The enhanced understanding of EGFR and these mutations reported in the NEJM study will allow new drugs to be designed to combat these drug-resistant receptors, enabling effective second-line therapy to then be directed at the same target, Dr. Minna wrote.
Scott Maier | EurekAlert!
The pyrenoid is a carbon-fixing liquid droplet
22.09.2017 | Max-Planck-Institut für Biochemie
Party discipline for jumping genes
22.09.2017 | Veterinärmedizinische Universität Wien
Plants and algae use the enzyme Rubisco to fix carbon dioxide, removing it from the atmosphere and converting it into biomass. Algae have figured out a way to increase the efficiency of carbon fixation. They gather most of their Rubisco into a ball-shaped microcompartment called the pyrenoid, which they flood with a high local concentration of carbon dioxide. A team of scientists at Princeton University, the Carnegie Institution for Science, Stanford University and the Max Plank Institute of Biochemistry have unravelled the mysteries of how the pyrenoid is assembled. These insights can help to engineer crops that remove more carbon dioxide from the atmosphere while producing more food.
A warming planet
Our brains house extremely complex neuronal circuits, whose detailed structures are still largely unknown. This is especially true for the so-called cerebral cortex of mammals, where among other things vision, thoughts or spatial orientation are being computed. Here the rules by which nerve cells are connected to each other are only partly understood. A team of scientists around Moritz Helmstaedter at the Frankfiurt Max Planck Institute for Brain Research and Helene Schmidt (Humboldt University in Berlin) have now discovered a surprisingly precise nerve cell connectivity pattern in the part of the cerebral cortex that is responsible for orienting the individual animal or human in space.
The researchers report online in Nature (Schmidt et al., 2017. Axonal synapse sorting in medial entorhinal cortex, DOI: 10.1038/nature24005) that synapses in...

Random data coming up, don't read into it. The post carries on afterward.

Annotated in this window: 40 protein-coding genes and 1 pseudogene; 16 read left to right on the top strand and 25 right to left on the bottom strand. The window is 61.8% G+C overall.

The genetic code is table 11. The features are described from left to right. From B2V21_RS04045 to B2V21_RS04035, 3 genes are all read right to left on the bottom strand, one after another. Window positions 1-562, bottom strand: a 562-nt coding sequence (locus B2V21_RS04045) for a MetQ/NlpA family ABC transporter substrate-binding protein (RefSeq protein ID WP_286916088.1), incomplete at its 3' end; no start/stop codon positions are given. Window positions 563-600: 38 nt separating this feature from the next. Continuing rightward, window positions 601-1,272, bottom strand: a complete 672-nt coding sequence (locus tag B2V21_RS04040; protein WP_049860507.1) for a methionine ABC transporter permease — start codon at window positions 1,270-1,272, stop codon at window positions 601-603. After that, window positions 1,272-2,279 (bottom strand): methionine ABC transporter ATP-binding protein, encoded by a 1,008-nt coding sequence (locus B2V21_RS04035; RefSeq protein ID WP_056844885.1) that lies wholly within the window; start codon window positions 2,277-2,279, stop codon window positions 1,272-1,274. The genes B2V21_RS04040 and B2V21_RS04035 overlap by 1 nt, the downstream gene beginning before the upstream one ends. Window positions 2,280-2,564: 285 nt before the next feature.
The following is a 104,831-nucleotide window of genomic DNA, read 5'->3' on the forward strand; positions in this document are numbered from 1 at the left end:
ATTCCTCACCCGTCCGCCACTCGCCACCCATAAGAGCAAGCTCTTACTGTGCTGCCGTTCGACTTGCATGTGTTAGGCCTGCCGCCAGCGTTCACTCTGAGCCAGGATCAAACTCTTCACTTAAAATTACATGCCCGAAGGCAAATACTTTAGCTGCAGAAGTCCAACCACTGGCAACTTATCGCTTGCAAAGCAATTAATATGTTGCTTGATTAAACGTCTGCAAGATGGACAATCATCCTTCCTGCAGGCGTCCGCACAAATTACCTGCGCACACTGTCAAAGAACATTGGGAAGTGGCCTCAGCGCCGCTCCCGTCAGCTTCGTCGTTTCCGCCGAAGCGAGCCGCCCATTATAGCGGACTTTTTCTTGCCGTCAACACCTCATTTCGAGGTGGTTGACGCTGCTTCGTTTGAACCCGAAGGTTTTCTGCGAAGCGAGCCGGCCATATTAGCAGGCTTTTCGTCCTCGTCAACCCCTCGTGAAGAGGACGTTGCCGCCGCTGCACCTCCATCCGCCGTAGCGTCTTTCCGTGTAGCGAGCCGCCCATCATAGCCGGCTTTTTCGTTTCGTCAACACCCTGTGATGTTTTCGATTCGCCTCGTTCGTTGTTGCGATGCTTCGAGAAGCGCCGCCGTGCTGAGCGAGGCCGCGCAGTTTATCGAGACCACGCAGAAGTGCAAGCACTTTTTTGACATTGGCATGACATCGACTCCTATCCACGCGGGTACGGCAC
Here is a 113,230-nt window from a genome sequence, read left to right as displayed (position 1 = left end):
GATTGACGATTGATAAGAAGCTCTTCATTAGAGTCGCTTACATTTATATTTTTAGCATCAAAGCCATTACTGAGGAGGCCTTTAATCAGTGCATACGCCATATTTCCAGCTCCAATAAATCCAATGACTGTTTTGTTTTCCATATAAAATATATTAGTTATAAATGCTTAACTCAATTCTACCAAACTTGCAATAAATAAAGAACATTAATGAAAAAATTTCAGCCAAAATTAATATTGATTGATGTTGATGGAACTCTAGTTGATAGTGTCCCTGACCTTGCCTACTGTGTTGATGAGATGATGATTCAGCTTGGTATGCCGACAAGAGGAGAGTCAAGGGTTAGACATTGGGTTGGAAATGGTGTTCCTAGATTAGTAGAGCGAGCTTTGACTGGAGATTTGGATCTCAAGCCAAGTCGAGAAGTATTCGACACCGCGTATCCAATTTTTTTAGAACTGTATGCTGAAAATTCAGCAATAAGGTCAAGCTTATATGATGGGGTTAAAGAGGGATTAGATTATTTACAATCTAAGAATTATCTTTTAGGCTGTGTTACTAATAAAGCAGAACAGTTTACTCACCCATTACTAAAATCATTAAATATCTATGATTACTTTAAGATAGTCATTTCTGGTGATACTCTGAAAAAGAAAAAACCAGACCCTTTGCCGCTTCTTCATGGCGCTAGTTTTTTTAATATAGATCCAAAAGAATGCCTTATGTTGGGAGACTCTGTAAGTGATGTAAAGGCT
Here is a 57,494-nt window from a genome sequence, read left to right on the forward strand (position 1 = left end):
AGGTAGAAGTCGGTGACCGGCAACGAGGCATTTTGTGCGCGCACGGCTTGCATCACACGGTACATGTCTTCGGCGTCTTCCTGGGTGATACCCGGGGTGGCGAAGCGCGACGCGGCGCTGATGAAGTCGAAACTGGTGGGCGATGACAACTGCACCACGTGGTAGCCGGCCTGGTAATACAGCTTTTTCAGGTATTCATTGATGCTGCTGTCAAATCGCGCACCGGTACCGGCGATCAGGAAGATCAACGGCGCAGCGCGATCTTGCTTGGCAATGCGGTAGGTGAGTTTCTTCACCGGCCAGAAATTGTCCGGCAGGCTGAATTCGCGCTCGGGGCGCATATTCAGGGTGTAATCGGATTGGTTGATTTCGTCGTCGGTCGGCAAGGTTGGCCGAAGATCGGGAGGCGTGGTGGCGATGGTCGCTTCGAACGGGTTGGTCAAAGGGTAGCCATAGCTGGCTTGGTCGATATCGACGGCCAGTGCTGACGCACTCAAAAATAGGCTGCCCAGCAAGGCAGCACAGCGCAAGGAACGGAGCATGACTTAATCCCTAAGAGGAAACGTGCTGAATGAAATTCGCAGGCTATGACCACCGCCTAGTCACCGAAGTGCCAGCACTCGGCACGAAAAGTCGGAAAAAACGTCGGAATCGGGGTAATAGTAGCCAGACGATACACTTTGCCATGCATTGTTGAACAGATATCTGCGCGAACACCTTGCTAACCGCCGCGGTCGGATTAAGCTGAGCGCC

Whispering gallery mode (WGM) resonators are used to make tiny micro-lasers, sensors, switches, routers and other devices. These tiny structures rely on a...
Using ultrafast flashes of laser and x-ray radiation, scientists at the Max Planck Institute of Quantum Optics (Garching, Germany) took snapshots of the briefest electron motion inside a solid material to date. The electron motion lasted only 750 billionths of the billionth of a second before it fainted, setting a new record of human capability to capture ultrafast processes inside solids!
When x-rays shine onto solid materials or large molecules, an electron is pushed away from its original place near the nucleus of the atom, leaving a hole...
For the first time, physicists have successfully imaged spiral magnetic ordering in a multiferroic material. These materials are considered highly promising candidates for future data storage media. The researchers were able to prove their findings using unique quantum sensors that were developed at Basel University and that can analyze electromagnetic fields on the nanometer scale. The results – obtained by scientists from the University of Basel’s Department of Physics, the Swiss Nanoscience Institute, the University of Montpellier and several laboratories from University Paris-Saclay – were recently published in the journal Nature.
Multiferroics are materials that simultaneously react to electric and magnetic fields. These two properties are rarely found together, and their combined...
19.09.2017 | Event News
12.09.2017 | Event News
06.09.2017 | Event News
22.09.2017 | Medical Engineering
22.09.2017 | Physics and Astronomy
22.09.2017 | Physics and Astronomy